Something New Every Day – Lecture 18 – Blood Patterns
- How coagulation works – when a blood vessel is damaged or exposed, the lining produces proteins which attract the platelets which make up 1% of blood. The platelets turn sticky and clag together to plug the small wound. Once they’re all wedged in there, they themselves form a protein which reacts in the bloodstream to form insoluble protein strands called ‘fibrin’ and these (like fibreglass strands) bond together to seal the wound.
- What makes a blood pattern? Blood generally has a fixed surface tension and a particular viscocity that makes it tend to cling to itself if left unchanged (kind of like the classic ball of mercury). But when gravitational forces or impact forces are sufficient, they can break blood’s inherent surface tension/viscosity and cause the blood to break into multiple droplets, the size and number of which create different patterns that forensic serologist can use to determine what happened at a crime scene.
- Types of blood patterns
- Passive – generally the result of gravity (dripping, pouring, pooling, streaking) or transfer
- Spatter – droplets scattered on a surface. They result from a force in addition to gravity (eg: blunt force trauma, gunshot, knife wounds etc)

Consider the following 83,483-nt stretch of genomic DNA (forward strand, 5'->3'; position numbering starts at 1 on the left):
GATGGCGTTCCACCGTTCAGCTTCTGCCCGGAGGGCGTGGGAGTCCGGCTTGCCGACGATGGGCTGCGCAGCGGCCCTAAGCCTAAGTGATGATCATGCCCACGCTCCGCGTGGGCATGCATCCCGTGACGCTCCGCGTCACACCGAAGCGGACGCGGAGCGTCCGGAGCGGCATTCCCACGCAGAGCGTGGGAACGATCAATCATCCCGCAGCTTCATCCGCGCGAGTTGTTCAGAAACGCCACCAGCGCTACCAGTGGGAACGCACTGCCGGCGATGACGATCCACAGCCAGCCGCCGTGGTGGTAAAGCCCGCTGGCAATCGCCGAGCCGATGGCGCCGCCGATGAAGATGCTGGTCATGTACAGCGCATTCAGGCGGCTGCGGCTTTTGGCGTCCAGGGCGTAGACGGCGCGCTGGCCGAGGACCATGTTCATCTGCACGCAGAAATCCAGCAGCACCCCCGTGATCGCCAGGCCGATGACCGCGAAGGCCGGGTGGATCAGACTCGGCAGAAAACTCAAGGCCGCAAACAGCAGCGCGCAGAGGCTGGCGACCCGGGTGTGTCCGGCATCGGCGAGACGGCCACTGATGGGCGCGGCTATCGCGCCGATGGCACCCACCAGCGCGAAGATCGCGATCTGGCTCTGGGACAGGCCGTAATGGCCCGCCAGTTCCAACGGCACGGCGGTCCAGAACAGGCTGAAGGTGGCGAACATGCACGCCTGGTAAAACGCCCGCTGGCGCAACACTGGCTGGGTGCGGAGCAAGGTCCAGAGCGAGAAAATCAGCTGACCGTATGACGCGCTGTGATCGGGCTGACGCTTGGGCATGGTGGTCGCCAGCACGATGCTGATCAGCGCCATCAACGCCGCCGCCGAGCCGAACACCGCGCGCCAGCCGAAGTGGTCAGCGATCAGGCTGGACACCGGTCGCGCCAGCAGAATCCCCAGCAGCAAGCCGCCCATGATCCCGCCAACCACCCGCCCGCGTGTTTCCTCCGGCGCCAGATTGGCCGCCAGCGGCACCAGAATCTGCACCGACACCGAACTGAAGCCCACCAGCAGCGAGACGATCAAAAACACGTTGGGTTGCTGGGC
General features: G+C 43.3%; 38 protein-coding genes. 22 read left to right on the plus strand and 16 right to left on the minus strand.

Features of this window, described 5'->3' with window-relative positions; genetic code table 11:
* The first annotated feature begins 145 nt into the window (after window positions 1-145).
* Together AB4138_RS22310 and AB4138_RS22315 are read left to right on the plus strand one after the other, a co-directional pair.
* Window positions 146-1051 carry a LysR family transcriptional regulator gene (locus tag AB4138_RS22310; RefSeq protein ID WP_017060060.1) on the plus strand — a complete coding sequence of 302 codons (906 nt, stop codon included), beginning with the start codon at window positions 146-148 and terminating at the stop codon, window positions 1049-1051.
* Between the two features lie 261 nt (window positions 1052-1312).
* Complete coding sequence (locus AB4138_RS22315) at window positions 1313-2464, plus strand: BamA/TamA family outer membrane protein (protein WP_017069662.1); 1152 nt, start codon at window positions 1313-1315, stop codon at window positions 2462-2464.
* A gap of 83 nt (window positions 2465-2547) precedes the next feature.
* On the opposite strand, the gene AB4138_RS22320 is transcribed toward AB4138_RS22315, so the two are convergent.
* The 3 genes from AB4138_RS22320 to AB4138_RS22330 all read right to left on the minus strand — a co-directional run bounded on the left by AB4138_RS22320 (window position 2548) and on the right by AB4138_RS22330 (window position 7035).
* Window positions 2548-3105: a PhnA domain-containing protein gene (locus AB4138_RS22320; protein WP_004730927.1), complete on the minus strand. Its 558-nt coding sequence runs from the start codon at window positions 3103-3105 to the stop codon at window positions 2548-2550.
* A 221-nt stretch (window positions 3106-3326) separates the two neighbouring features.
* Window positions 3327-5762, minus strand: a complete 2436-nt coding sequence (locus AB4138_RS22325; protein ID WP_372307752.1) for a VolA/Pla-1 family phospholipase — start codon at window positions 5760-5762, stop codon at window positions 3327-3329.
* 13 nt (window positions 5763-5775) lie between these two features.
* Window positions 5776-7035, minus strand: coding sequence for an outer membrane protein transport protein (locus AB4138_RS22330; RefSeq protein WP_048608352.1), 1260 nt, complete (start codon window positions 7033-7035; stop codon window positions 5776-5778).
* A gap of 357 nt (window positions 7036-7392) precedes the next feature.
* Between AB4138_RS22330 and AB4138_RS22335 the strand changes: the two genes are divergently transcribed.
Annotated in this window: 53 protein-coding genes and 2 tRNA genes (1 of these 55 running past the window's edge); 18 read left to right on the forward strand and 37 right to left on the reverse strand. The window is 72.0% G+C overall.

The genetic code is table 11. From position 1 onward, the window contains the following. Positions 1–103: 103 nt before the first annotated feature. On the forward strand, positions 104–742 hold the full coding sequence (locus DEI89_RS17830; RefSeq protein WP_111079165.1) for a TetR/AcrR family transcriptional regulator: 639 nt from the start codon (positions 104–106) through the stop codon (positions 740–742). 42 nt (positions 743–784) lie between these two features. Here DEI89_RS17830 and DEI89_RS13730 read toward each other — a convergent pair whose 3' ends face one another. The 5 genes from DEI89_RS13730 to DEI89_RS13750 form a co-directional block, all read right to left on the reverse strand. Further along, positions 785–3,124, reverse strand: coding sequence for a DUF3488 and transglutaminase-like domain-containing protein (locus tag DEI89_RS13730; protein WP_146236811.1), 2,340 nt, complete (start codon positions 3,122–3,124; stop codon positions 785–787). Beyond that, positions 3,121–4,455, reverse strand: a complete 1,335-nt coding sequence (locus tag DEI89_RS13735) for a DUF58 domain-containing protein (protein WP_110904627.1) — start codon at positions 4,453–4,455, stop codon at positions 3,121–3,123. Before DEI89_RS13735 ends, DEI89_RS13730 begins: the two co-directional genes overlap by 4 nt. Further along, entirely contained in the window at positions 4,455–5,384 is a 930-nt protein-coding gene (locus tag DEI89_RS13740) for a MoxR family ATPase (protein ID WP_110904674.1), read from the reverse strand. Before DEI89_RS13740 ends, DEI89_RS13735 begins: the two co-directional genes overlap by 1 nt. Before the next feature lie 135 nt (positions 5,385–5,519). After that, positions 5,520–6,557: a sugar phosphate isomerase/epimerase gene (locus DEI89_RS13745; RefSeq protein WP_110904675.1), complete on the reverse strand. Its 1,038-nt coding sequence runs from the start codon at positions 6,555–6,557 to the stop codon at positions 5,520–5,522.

- Altered – changed through natural clotting, insect activity, mixing with organic material, attempted clean-ups or the presence of an obstruction that interferes with the natural patterning (eg: a void)
- Sattelite droplets are secondary droplets caused when a passive droplet impacts something (like the floor) and spatters off
- Cast-off is the particular name given to the droplets that have come off the weapon and not the victim. These are used to determine the minimum number of strikes and the order that the strikes happened.
- All splatter is spatter but not all spatter is splatter – Spatter is the term used when droplets of blood are scattered on a surface by the forces of a crime/incident. ‘Splatter’ is a type of spatter but it is only one configuration of spatter
- How to make blood that both looks and feels real – 500ml powdered milk, slowly add 325ml water (stir until smooth), 1.5ounces red food colour, 25 drops green, 5 drops blue.
‘Trails of Evidence: How Forensic Science Works” is a The Great Courses DVD lecture series